Years ago, I lived in an old farmhouse with three other women. I spent a lot of time in the kitchen of that house, even once spent an afternoon scrubbing the floor that was layered with grime from previous inhabitants. When I wasn't in the kitchen or swimming in the lake or sitting on the porch where we often grilled on summer evenings, I worked in the market garden of the farm. Most mornings I would walk or ride my bike past the woods and fields and cows, enjoying the ever changing views of the mountains, far across the lake.
I lived a simple life there working hard all day, dreaming of which vegetables I would cook for dinner and spending a lot of my evenings and weekends making food. I baked bread and made baba ganoush from the excess eggplants in the garden. Living on this farm I became acutely aware and deeply appreciative of knowing where each ingredient in a meal came from. When my housemates were around we would all contribute to cooking our meals. We also worked together on more involved cooking projects like making ravioli and canning jam. I often remember that when something turned our really well or was especially beautiful Jessica would suggest taking a picture of it. I'm sure I took a few pictures of our food and I have lots of pictures of the garden, but this was before food blogs were abundant and before I had an inkling of the beauty and challenge that I could discover in trying to capture what was on my plate.
Since starting this blog I have often thought of Jessica's long ago suggestion to capture our edibles on film (I didn't have a digital camera at the time). Back then I brushed off the idea, but in the past few years I have taken many pictures in my kitchen. It has been a very slow process of learning little bits here and there but barely making a dent in my knowledge of photography. I often feel more rooted in the process than in being able to come up with a perfectly presented final product.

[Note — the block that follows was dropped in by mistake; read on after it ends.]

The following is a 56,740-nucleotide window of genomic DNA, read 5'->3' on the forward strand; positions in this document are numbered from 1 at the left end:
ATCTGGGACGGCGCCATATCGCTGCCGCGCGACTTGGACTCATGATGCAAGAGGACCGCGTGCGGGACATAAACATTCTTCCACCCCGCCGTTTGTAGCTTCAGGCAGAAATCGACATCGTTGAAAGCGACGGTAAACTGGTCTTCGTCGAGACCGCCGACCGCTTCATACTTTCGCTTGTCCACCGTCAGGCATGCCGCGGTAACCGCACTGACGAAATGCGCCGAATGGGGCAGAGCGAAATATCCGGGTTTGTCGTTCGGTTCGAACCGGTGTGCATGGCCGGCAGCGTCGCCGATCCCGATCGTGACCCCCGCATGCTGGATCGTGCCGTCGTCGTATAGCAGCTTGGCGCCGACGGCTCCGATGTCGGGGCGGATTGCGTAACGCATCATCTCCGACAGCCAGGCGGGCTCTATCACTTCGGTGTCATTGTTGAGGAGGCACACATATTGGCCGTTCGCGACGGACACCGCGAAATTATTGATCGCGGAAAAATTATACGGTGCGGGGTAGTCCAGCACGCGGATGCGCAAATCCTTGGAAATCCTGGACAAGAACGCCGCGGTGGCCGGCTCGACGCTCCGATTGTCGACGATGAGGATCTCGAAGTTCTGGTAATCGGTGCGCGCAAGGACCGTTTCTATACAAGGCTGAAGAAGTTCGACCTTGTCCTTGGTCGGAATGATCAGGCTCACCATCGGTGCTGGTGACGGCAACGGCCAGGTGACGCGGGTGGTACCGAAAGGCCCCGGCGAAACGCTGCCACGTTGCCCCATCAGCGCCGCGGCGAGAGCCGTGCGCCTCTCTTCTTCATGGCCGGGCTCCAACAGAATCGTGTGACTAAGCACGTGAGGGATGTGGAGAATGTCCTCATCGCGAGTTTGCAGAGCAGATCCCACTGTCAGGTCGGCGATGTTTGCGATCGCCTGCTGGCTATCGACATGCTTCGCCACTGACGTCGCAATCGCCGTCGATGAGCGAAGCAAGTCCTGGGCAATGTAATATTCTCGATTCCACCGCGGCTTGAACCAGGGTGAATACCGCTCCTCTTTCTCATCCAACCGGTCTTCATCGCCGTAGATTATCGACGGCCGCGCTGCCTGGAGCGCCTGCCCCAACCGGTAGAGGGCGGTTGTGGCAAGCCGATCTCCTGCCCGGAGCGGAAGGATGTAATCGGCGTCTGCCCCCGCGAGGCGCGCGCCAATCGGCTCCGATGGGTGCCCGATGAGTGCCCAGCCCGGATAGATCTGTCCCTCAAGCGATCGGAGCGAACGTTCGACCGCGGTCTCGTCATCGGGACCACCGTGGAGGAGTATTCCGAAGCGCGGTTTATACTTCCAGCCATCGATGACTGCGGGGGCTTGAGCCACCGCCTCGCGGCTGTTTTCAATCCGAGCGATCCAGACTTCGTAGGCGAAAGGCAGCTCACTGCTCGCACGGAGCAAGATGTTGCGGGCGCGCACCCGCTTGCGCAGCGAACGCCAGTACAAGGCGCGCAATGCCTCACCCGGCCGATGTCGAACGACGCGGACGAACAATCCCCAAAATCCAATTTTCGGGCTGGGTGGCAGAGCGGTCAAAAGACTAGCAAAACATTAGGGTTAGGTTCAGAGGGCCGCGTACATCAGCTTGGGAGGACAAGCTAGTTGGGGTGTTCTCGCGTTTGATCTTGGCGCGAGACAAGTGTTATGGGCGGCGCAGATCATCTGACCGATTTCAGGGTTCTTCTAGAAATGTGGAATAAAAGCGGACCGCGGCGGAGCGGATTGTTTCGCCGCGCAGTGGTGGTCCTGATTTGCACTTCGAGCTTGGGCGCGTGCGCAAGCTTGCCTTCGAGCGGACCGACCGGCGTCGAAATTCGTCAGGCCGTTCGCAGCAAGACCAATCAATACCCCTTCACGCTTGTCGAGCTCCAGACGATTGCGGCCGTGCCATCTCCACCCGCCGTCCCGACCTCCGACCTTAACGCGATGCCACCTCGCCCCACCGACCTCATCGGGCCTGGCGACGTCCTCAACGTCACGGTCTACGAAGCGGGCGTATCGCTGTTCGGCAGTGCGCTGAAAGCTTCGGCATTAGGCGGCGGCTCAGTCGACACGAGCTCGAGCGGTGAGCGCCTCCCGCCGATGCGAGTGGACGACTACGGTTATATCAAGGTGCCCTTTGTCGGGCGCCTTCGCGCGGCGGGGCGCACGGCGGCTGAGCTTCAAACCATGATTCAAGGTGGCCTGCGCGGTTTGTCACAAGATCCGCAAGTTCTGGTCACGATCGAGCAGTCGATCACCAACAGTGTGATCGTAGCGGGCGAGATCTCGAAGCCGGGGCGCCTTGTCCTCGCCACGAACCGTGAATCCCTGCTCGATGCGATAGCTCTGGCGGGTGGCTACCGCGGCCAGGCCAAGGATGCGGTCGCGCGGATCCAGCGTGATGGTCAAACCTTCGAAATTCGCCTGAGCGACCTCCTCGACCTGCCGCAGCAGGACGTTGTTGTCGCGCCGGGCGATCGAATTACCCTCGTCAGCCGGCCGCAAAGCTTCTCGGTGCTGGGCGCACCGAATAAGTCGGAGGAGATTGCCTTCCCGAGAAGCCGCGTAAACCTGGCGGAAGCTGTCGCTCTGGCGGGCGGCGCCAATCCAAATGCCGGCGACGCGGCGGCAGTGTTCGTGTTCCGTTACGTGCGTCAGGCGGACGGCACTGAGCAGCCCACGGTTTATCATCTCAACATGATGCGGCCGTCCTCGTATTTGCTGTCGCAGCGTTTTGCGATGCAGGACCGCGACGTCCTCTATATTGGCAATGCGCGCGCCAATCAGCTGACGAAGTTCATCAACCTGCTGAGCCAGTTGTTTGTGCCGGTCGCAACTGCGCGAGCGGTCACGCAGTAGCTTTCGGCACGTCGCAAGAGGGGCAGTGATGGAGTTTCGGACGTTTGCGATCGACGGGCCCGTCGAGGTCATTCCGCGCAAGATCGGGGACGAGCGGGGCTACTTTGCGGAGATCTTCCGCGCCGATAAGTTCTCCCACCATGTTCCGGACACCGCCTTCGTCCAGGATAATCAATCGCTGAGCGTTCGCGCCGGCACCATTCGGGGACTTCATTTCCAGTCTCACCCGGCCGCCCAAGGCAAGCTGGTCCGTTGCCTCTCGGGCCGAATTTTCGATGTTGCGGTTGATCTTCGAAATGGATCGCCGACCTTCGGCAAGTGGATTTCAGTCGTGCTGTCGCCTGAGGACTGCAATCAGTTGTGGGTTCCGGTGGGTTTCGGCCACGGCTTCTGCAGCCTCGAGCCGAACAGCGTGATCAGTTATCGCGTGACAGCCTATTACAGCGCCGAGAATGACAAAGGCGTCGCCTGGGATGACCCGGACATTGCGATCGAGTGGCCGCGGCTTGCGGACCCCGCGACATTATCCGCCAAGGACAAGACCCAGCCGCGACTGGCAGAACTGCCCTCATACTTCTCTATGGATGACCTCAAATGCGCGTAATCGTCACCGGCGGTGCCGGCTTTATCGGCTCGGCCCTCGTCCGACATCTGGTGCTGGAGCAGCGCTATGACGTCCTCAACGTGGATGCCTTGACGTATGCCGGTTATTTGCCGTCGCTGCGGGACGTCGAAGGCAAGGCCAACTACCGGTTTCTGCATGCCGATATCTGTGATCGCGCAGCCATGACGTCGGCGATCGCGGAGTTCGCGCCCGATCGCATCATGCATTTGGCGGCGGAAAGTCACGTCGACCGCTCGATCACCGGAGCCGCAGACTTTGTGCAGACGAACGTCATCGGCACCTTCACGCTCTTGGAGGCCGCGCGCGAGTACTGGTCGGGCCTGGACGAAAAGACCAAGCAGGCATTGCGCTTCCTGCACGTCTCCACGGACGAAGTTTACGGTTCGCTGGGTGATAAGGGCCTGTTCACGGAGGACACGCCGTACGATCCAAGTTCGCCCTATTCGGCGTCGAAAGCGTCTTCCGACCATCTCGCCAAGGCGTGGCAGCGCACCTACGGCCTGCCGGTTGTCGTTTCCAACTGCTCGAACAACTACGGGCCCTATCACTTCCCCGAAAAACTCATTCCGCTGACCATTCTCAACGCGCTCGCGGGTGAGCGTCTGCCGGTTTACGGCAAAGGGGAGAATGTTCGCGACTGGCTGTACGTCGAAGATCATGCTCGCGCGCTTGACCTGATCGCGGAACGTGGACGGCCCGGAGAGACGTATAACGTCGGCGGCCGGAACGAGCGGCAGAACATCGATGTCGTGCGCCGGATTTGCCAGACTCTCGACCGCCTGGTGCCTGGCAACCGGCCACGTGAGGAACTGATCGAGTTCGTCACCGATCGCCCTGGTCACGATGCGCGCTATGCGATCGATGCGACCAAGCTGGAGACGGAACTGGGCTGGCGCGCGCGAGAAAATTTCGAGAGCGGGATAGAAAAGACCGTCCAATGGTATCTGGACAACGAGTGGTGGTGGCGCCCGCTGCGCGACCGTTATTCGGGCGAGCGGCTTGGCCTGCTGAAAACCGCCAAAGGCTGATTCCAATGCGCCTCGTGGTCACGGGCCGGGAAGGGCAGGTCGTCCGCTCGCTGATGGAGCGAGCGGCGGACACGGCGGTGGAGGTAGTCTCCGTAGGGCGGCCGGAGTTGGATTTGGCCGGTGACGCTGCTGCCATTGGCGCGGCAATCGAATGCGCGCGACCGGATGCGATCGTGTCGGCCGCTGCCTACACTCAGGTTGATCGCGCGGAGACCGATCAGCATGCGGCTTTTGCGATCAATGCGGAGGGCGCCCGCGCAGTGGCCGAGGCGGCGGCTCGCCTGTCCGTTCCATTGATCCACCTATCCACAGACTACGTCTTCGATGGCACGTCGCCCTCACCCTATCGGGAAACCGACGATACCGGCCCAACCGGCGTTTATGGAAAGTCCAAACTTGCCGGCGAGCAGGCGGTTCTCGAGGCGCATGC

Like the disparate ingredients of a salad coming together in a transcendant bite, my past experiences marinate and mix to bring me to where I am today. Taking a moment to look back reminds me to I appreciate that where I have come from is just as important as where I will someday end up.
Raw Kale Salad with Parmesan Date Dressing
Adapted from Cook this Now by Melissa Clark
Citrus and dates transform the hearty kale into a lighter tasting winter salad. The orginal recipe uses anchovies but I used parmesan instead. The kale benefits from some marinating so you can make the salad a few hours ahead of eating. It keeps well for a few days. I used a mix of lacinato (also called tuscan or dinosaur) and red russian kale.
6 large medjool dates, pitted
1/4 cup grated parmesan cheese (or 6 anchovie fillets, finely chopped)
3 garlic cloves, minced
Zest of 2 oranges
Zest of 2 lemons
1/2 cup olive oil
1 tablespoon plus 1 teaspoon red wine vinegar
2 bunches of lacinato kale, washed and dried
Sea salt, to taste
Chop the dates very fine and mash them into a paste. In a small bowl, mix the dates with the parmesan (or anchovies) garlic, orange and lemon zest. Stir in the olive oil and vinegar.
Remove the stems of the kale by ripping the leaf part off. Thinly slice the ripped leaves and place them in a salad bowl. Toss in the dressing and add salt to taste.